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Lipids. 1996 Jan;31(1):107-13.

Biochemical effects of dietary linoleic/alpha-linolenic acid ratio in term infants.

Author information

1
Department of Pediatrics, USDA, ARS Children's Nutrition Research Center, Baylor College of Medicine, Houston, Texas 77030, USA.

Abstract

Recent statements concerning linoleic (LA) and alpha-linolenic acid (LNA) intakes for infants include a desirable range of LA/LNA ratios. To evaluate several dietary LA/LNA ratios, the fatty acid patterns of plasma and erythrocyte phospholipid fractions, as well as plasma total lipid fractions, were determined shortly after birth and at 21, 60, and 120 d of age in term infants fed formula with 16% of fat as LA and either 0.4, 0.95, 1.7, or 3.2% as LNA (LA/LNA ratios of approximately 44, 18, 10, and 5). The content of all n-3 fatty acids in both plasma fractions was higher at all times in infants who received the highest LNA intake; however, the docosahexaenoic acid (DHA) content was only half that shortly after birth or reported in breast-fed infants of comparable ages. The LA content of plasma lipids of all groups was higher at all times than shortly after birth but did not differ among groups. The arachidonic acid (AA) content was higher in infants who received the lowest LNA intake, but only half that at birth or reported in breast-fed infants. In contrast, the DHA content of the erythrocyte phospholipid fraction did not differ among groups until 120 d of age when it was higher in those who received the highest LNA intake and the AA content of this fraction did not differ among groups at any time. These data demonstrate that dietary LA/LNA ratios between 5 and 44 do not result in plasma or erythrocyte lipid levels of DHA or plasma lipid levels of AA similar to those at birth or reported by others in breast-fed infants. However, the data indicate that the LA/LNA ratio of the formula is an important determinant of the amounts of DHA and AA required to achieve plasma and erythrocyte levels of these fatty acids similar to those of breast-fed infants.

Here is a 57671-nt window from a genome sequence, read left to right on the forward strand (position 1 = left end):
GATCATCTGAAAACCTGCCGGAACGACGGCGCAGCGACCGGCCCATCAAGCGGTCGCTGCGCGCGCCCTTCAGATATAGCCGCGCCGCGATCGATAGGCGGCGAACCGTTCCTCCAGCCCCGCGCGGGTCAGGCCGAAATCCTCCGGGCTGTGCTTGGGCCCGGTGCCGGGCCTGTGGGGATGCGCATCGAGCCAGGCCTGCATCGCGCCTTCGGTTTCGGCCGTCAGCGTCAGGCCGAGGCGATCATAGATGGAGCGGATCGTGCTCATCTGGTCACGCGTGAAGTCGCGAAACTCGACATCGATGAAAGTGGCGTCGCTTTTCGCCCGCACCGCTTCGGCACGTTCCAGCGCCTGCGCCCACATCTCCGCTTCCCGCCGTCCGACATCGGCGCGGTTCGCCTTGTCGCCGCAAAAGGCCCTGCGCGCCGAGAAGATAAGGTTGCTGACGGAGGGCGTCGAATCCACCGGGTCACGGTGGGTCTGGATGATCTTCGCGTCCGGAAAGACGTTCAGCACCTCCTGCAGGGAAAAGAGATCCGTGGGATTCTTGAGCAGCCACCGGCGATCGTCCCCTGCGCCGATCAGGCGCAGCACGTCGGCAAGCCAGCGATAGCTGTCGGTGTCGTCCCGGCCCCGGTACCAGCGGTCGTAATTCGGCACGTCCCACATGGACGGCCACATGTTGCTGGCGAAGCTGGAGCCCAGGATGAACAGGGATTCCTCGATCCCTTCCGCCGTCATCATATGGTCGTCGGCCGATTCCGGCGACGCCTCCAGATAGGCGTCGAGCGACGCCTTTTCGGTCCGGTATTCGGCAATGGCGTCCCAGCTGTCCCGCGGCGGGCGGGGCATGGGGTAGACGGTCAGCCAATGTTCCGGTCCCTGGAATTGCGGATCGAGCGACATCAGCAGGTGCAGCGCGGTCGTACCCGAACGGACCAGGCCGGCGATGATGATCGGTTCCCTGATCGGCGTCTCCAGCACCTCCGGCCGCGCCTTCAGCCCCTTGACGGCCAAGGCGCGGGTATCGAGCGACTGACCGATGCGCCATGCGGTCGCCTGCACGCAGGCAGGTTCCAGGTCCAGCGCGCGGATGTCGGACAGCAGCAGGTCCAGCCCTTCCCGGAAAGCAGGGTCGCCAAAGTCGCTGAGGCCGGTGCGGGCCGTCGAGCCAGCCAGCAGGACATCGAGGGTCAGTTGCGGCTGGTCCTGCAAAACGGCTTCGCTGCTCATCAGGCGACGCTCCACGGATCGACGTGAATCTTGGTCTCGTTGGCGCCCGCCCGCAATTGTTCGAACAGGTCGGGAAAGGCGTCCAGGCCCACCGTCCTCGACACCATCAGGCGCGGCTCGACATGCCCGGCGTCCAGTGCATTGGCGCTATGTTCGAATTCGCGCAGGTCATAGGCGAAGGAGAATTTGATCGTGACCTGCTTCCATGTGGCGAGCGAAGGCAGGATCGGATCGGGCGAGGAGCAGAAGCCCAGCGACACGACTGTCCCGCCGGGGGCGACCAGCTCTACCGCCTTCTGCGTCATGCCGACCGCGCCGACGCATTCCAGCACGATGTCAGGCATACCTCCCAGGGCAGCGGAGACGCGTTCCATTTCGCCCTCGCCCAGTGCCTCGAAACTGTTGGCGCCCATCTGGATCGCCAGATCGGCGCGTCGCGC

PMID:
8649227
DOI:
10.1007/bf02522419
[Indexed for MEDLINE]

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